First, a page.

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Call for participation in the debate: “Can Prospect Theory Explain Russia’s 2014 Annexation of Crimea?” Deadline: 30.9.2021
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Call for participation in debate “Can Prospect Theory Explain Russia’s 2014 Annexation of Crimea?” 30.9.2021
Since 2019, Dr. Julie Fedor (U of Melbourne), Dr. Gergana Dimova (U of Oxford), and Dr. Andreas Umland (Kyiv-Mohyla Academy) have been editing a series of special sections on the annexation of Crimea, within the ibidem Press “Journal of Soviet and Post-Soviet Politics and Society” (JSPPS): www.jspps.eu. See https://www.facebook.com/events/460801681761446. JSPPS is also distributed via Columbia University Press here: https://cup.columbia.edu/series/journal-of-soviet-and-post-soviet-politics-and-society
We invite junior and senior scholars to read, and comment on, the peer-reviewed forthcoming JSPPS paper (of which the text will be provided):
“Loss Aversion, Neoimperial Frames and Territorial Expansion: Using Prospect Theory to Examine the Annexation of Crimea”
By Dr. Ion Marandici, Department of Political Science, Rutgers, The State University of New Jersey, New Brunswick
Abstract: Why did Russia’s authoritarian leader decide to annex Crimea? Why could Ukraine’s politicians not resist the Russian aggression effectively? This study relies on prospect theory and new documentary evidence to illuminate the decision-making in Moscow and Kyiv that led to the takeover of Crimea. The paper assesses the scope conditions of prospect theory compared to alternative theories of foreign policy decision-making. First, it identifies the turning points of the Euromaidan crisis preceding the annexation and traces how Putin’s assessment of the status quo shifted repeatedly between the domains of losses and gains. In the domain of losses, the authoritarian leader, influenced by an imperial faction within the presidential administration, became more risk acceptant, annexed the peninsula, and escalated the hybrid warfare. In doing so, Russia’s president framed the intervention, using nationalist themes and drawing on salient historical analogies from the imperial era. Second, the analysis of new documents released by Ukraine’s National Defense and Security Council (RNBO) and participant testimonies reveals that the decision-makers in Kyiv could not mount an effective resistance due to squabbles among coalition partners, the breakdown of the military chain of command in Crimea, the looming threat of a full-scale Russian invasion from the East, and the inflated expectations regarding the West’s capacity to deter Russia’s aggression. Third, the article relies on prospect theory to explain why after Crimea’s annexation, Putin refrained from continuing the territorial expansion at Ukraine’s expense, opting instead to engage in hybrid warfare and back secessionism in Eastern Ukraine. This account highlights the explanatory power of prospect theory compared to alternative frameworks, pointing out, at the same time, the need to incorporate strategic interactions, personality factors, and group dynamics in future studies of foreign policy decision-making.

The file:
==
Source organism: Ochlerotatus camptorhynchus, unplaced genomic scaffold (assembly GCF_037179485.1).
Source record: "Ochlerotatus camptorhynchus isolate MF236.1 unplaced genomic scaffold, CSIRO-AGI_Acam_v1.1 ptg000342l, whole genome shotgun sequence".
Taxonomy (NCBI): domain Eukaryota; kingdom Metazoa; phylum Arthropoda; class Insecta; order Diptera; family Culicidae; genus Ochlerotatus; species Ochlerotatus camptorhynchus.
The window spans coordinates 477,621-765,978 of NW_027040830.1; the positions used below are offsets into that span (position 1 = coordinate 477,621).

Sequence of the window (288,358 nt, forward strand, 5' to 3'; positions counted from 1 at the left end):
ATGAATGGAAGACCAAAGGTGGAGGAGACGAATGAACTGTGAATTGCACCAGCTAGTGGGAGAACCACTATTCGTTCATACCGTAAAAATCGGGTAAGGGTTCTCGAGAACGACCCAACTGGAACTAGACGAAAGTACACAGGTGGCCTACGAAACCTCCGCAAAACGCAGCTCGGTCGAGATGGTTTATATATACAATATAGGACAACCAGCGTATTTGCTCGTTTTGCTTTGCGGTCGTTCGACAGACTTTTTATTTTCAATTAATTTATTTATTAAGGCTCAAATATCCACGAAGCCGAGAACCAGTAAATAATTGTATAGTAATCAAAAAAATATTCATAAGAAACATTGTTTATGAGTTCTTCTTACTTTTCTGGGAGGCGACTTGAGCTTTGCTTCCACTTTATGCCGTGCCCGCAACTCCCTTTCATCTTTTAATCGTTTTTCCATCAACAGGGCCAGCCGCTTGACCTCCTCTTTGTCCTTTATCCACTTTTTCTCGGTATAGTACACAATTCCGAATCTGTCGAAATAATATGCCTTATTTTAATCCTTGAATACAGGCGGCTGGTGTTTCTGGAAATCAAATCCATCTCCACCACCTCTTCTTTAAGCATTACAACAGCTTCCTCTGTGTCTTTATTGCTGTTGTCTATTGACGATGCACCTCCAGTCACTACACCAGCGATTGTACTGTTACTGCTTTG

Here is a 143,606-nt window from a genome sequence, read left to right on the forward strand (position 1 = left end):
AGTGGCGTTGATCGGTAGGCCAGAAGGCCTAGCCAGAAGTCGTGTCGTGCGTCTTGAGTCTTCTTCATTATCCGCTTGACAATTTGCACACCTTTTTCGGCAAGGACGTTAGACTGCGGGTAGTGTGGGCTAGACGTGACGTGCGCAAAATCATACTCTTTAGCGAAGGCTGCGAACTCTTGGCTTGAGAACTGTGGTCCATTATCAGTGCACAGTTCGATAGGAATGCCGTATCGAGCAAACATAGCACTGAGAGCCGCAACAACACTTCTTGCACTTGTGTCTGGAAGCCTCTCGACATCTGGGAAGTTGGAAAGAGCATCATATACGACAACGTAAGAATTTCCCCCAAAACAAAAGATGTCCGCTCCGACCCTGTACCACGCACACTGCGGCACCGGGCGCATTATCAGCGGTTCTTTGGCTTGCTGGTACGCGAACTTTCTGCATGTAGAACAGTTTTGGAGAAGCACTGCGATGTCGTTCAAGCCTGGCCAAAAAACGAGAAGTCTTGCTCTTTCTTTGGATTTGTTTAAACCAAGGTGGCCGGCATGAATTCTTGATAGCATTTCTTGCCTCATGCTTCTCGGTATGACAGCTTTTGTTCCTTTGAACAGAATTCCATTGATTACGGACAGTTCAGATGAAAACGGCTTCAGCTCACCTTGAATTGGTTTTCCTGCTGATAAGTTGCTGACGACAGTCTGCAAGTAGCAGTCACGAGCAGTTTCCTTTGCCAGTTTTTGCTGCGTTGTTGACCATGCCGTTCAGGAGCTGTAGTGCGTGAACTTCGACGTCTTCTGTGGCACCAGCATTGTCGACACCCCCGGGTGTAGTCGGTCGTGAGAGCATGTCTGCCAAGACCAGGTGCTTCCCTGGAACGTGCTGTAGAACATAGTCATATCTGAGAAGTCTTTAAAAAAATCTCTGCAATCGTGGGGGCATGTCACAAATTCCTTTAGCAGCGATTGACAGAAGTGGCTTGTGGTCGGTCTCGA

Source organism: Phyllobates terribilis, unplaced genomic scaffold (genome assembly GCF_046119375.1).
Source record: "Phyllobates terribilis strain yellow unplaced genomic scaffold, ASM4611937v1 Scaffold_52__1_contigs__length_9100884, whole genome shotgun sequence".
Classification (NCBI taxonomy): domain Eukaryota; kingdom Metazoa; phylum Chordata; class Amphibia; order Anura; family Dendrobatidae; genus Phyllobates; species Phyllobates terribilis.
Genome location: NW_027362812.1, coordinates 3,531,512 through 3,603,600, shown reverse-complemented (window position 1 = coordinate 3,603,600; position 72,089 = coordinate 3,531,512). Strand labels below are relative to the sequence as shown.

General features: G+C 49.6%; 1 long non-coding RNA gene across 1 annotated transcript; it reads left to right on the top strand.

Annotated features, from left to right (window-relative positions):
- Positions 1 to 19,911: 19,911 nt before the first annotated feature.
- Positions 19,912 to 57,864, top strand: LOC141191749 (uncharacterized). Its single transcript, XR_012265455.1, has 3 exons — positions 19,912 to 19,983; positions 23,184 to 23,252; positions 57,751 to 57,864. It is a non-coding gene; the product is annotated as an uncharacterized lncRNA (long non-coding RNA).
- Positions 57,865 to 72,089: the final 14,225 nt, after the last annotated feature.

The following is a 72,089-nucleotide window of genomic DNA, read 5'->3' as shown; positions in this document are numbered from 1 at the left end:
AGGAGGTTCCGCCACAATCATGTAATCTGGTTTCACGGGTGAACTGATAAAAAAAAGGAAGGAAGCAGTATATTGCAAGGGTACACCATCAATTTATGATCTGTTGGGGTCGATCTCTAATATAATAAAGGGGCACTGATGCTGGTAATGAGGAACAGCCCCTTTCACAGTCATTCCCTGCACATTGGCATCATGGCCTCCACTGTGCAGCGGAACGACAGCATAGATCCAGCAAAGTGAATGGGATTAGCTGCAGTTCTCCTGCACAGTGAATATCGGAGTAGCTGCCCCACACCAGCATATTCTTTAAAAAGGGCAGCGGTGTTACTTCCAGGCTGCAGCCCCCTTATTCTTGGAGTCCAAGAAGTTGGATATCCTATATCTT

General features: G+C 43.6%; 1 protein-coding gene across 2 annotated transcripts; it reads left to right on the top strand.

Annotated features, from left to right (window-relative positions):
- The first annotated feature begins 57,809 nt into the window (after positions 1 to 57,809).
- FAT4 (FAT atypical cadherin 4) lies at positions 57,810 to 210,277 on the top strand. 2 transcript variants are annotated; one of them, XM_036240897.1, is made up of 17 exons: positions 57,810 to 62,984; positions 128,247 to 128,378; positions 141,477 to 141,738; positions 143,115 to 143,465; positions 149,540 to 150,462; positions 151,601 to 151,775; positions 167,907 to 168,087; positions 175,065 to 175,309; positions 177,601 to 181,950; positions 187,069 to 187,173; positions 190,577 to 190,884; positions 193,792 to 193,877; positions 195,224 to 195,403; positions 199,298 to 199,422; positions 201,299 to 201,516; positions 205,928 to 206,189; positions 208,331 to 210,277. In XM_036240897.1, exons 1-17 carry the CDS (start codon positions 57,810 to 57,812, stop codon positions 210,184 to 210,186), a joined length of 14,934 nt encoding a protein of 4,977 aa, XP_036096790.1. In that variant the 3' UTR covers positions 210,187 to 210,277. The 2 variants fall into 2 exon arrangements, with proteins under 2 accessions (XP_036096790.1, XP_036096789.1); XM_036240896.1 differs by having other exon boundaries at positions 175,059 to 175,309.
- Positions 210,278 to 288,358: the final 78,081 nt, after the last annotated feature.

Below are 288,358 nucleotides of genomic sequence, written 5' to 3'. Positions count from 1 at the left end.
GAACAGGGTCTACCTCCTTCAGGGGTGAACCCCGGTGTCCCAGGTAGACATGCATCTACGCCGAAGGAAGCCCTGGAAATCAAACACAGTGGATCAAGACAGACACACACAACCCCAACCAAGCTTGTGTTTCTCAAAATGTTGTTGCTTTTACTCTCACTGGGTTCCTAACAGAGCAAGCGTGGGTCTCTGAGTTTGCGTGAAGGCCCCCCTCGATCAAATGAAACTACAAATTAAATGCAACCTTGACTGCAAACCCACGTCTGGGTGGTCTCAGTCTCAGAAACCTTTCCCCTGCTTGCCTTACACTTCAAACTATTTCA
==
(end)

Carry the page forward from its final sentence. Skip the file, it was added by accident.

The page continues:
We are looking for pronounced statements on Marandici’s paper of between approx. 800 and 5,000 words. If interested to add your comment to this debate, please, request the PDF of the paper from: firstname.lastname@example.org which we will send out in August 2021. Final texts need to be submitted until 30 September 2021 – preferably earlier.
As models for the formal style of your comment (footnotes, transliteration, quotes, etc.), please, refer to these open-access papers: Andrew Wilson, “The Crimean Tatar Question: A Prism for Changing Nationalisms and Rival Versions of Eurasianism,” JSPPS 3:2 (2017), https://doi.org/10.24216/97723645330050302_01 Maria Shagina, “Business as Usual: Sanctions Circumvention by Western Firms in Crimea,” JSPPS 5:1 (2019), https://doi.org/10.24216/97723645330050501_04
Either footnotes or the Harvard style can be used. We will only accept fully edited, properly referenced as well as well-formatted texts in perfect English, and cannot assist in preparing or editing comments. Please, fully list all texts to which you are referring to in the footnotes or bibliography. Please, do not send us half-ready articles. We cannot absolutely guarantee publication before receiving your text, but will be happy to publish all competent comments that tackle the issue, have some empirical, conceptual and theoretical grounding, are linguistically and stylistically publishable, as well as arrive in time. Contributions to this debate will not be peer-reviewed but treated like book reviews. Multi-authored texts are welcome too. Female contributors are especially welcome.
We may have a second round of debate in 2022, if interest in continuing this discussion is sufficiently high. We later intend to republish the entire debate, within a larger collected volume.
On Western strategy towards #Russia: From ‘#Putinfirst’ to ‘democracy first’ – #AndriusKubilius in “European View” 2021
The article analyses two distinct approaches that Western leaders have taken to relations with Putin’s Russia. It argues that the dominant approach of fostering good relations with Vladimir Putin, prioritising these over support for longer-term democratic change in Russia, has not brought any results and is damaging the interests of Russian society, neighbouring countries and the West. The article analyses the prerequisites for deep change in Russia and argues that there is a need for the EU to comprehensively review and change its strategy towards Russia, putting democracy at its core. It discusses in detail the deterrence, containment and transformation elements of a new EU strategy. The article emphasises that the strategic approach of ‘democracy first’ in relations with Russia also relates to the future of democracy in general and should be a priority of EU–US cooperation.
Articles series on post-Corona Ukrainian international relations with Pavlo Klimkin. Part 3: June 2020
Pavlo Klimkin and myself recently started, within the Ukrainian Institute for the Future, a series of jointly authored articles on Ukraine’s international relations, during and after the pandemic. The links to the Academia.edu PDFs of various versions of the articles published during April and May 2020 may be found here: https://umland.wordpress.com/2020/05/02/articles-series-on-post-corona-ukrainian-ir-with-pavlo-klimkin-part-1-april-2020/